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2 Mar 2007 : Column 1190

Graham Stringer: My hon. Friend makes a point that I was just about to make. The Bill is not a total solution; there is no total solution to antisocial behaviour and nuisance, but we can reduce it. Laws do not prevent people from murdering each other, and they do not prevent theft or burglary, but laws can help to reduce crime, because of the threat of penalties and the likelihood of getting caught.

Mr. Flello: Will my hon. Friend give way?

Graham Stringer: This will be the last intervention that I take for some time.

Mr. Flello: I am grateful to my hon. Friend, who is kind in giving way again. He has not yet mentioned the issue of educating parents who buy mini-motos for their youngsters. Does he agree that one benefit that may result from his Bill is that it may make parents realise what they are buying? As he has made clear, for a variety of reasons the bikes are often death-traps for the young people who use them. Does he agree that the Bill may lead to better education for parents who buy the machines?

Graham Stringer: Again, my hon. Friend makes a point that I shall make. Many parents buy the machines believing that they are toys, but they are not; they are dangerous machines that can travel at up to 60 mph. Having to register as keepers and having to register the machine would be part of that education, as it would make it clear that the bikes are not toys.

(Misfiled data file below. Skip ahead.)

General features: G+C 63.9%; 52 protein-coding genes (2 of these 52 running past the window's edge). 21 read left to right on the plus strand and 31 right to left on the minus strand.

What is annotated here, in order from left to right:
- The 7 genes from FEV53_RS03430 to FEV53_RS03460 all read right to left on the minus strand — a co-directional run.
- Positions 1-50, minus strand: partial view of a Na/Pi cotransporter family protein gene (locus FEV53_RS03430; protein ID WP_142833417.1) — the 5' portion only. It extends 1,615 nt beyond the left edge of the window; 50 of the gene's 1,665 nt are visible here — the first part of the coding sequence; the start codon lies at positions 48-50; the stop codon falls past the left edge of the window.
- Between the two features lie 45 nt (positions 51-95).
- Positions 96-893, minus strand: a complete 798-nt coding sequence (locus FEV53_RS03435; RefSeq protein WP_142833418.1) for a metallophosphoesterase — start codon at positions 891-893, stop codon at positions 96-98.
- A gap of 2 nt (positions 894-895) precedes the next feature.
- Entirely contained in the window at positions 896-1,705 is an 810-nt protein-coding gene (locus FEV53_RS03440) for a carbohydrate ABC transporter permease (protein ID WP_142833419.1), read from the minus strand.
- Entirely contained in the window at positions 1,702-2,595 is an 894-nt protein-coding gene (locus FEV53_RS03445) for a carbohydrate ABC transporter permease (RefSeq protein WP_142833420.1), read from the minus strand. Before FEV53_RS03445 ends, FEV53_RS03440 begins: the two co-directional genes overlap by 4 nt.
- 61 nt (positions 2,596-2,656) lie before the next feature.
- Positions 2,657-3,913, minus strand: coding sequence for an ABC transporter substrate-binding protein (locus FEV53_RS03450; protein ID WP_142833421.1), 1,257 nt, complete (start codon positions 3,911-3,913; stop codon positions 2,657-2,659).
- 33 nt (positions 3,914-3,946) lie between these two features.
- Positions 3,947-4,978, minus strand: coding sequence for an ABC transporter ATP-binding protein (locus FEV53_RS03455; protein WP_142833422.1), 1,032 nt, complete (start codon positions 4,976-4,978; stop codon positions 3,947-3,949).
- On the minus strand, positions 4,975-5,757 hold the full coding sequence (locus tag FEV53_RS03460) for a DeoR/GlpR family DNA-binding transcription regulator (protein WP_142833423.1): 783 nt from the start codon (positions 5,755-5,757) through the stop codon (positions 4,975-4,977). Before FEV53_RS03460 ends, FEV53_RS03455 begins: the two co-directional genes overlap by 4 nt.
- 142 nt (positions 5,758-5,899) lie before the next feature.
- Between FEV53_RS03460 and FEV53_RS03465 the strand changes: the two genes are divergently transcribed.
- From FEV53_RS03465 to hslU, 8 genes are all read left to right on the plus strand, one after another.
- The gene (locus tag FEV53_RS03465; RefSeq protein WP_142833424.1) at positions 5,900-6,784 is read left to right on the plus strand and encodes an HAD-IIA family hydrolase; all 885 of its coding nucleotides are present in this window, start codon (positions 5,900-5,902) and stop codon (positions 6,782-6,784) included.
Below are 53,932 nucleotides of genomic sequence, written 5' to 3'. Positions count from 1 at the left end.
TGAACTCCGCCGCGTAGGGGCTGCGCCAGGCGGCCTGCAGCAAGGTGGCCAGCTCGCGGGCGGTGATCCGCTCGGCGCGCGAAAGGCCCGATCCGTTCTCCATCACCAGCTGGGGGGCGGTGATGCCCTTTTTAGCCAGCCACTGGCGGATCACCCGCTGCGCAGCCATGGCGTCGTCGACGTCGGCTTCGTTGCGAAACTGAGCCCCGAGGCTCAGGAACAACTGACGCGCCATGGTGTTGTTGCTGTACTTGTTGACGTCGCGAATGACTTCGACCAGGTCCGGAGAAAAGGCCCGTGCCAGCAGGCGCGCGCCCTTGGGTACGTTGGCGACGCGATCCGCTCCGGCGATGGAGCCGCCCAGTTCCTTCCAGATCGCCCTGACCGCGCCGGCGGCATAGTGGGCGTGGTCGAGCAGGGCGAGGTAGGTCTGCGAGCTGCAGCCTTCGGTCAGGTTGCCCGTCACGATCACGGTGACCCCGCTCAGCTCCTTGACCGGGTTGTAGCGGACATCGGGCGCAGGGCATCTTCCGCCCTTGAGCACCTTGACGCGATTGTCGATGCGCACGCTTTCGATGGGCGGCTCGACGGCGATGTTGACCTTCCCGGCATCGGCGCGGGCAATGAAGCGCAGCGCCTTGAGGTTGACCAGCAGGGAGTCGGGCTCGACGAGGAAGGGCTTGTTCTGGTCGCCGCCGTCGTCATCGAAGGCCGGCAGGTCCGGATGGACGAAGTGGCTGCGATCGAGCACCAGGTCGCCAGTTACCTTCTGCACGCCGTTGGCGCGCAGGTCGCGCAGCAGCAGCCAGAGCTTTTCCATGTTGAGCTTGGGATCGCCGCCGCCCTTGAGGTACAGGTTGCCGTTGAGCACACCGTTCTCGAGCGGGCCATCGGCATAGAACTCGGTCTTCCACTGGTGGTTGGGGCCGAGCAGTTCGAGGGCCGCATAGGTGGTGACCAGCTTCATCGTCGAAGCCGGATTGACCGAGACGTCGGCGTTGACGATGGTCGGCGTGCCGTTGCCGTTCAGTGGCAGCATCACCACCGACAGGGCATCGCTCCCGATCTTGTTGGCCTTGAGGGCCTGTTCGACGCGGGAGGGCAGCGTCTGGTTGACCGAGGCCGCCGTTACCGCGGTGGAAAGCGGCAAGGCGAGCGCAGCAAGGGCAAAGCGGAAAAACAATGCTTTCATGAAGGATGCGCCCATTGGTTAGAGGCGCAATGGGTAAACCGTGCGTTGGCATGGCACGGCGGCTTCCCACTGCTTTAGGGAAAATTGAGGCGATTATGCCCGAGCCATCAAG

The Bill is not a complete solution, but it would amend the Vehicle Excise and Registration Act 1994 so that the current system of registration for vehicles on the road was extended to off-road vehicles. It is not a licensing scheme; a licensing scheme is, in effect, a road tax, but the machines that we are talking about are not meant to go on the road. The Bill would amend the 1994 Act so that the machine and its keeper were required to be registered at the time of sale. In a sense, the Bill is retrospective, because it would also oblige current users to register at some time, and, as I said, there are between 100,000 and 200,000 such machines in circulation. That time can be defined in regulations. Clearly, there would have to be an amnesty before that obligation were implemented.